Then there is the person who initiates the break. If we are trapped in resentment or anger, we may find it’s all about blame. Our focus can get stuck and all we see are the actions or behaviors of the other person, "They gave me no choice - I had to leave". On the other hand, if we take full ownership of our decision to step away from a relationship we can feel like the villain. We may find ourselves mired in guilt, remorse, and uncertainty. It can feel as if making a break suddenly means that we are no longer compassionate and we fear being seen as uncaring and unkind. We may save the most hurtful descriptions for ourselves because we struggle to see the rationale beyond the pain induced by the breakup itself. We fail to embrace the grief because we would rather hold the guilt. As the initiator, we withhold permission to experience the impact of the loss since we chose the path. We refuse to let ourselves off the hook, and we can’t properly move on until we acknowledge where we’ve been.
Relationships are an investment; emotionally and mentally. The book Necessary Endings by Dr. Henry Cloud describes the investment as the energy we pour into the relationship. In order to move on, we must take energy out of the relationship, and to do that we must grieve. We must feel the feelings we are experiencing and acknowledge the reality of the ending (Cloud, 2010). Most of us want to skip this process; we want to force fit a fix, offload our hurt externally, or we want to downplay the significance of the situation, swallow the emotions and jump forward past the grief. Unfortunately we can't bypass this process and we will find that unprocessed grief can weigh us down for weeks, months, or years.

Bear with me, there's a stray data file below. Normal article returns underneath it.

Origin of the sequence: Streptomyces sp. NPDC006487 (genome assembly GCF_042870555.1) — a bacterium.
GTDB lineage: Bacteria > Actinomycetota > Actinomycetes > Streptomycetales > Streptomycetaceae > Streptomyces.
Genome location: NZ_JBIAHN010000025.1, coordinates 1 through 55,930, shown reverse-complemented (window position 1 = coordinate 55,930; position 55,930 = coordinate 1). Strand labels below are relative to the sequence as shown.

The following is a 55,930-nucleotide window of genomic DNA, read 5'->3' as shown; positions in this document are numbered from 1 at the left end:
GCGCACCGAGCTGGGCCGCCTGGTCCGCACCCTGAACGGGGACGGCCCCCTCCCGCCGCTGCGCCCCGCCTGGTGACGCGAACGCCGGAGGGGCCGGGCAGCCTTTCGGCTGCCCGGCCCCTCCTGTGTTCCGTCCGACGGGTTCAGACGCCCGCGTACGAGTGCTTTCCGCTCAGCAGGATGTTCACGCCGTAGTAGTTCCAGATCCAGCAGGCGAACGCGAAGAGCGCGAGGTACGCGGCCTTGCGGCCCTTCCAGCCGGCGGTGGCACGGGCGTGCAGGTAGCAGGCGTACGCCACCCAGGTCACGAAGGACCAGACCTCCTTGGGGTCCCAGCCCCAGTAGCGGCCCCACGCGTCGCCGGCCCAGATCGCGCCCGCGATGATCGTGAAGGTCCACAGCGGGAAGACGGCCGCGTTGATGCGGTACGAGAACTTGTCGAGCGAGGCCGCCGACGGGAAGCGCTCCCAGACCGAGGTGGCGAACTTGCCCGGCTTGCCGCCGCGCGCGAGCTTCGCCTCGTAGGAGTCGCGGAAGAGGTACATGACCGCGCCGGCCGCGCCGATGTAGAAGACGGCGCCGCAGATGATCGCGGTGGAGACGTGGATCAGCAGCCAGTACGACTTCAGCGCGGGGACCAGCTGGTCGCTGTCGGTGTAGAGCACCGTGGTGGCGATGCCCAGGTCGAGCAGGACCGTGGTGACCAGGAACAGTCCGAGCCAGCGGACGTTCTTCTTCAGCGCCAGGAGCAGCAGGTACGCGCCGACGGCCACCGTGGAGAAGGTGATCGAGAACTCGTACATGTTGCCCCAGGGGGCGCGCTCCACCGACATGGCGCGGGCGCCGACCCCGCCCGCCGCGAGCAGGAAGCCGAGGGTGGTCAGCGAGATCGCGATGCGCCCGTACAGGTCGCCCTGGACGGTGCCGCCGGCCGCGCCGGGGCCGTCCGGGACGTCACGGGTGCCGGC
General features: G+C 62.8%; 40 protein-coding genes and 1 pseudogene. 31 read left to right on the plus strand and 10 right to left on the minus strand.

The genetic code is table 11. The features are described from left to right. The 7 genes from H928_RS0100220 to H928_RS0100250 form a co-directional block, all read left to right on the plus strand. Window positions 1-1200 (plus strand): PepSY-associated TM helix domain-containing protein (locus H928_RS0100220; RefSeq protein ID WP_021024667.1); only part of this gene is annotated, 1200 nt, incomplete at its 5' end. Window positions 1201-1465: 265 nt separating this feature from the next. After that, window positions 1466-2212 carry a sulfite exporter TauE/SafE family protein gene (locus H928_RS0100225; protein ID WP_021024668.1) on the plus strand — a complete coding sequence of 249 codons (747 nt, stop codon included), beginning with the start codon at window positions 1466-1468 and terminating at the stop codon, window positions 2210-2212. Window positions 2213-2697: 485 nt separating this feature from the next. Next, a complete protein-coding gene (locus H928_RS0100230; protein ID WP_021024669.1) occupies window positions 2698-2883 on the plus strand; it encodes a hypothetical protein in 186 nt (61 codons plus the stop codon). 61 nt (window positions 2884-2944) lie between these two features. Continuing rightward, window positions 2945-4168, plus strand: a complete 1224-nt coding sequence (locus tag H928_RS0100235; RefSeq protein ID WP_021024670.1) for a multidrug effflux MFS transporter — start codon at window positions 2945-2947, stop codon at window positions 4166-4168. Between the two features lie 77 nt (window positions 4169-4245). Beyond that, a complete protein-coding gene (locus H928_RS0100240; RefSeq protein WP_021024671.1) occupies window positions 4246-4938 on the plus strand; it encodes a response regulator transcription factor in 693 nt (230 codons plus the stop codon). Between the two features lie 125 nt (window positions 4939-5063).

This is where we can advocate for our own healing with intentionality and compassion. This is where we have choice to create something different for ourselves, our current relationships and our future. Not an easy prospect when choosing the healing path requires that we look at our pain and hold the reality of our circumstance in the present moment. It is the most authentic response we can choose as it helps us to honor our emotion and our experience with honesty and integrity.
Check back soon for part 2 of this post as we explore the process of grieving and working through.
Henry Cloud. (2011). Necessary Endings: The Employees, Businesses, and Relationships That All of Us Have to Give Up in Order to Move Forward. HarperCollins.
NOTE: This post is not intended to provide the reader with advice about how to handle their specific situation. If a relationship contains any elements of coercion or violence, personal safety should always be the foremost concern. If you or someone you love is in an abusive relationship, talk to someone who can provide help and guidance: http://www.thehotline.org To find a local domestic violence agency near you call 1-800-799-SAFE (7233).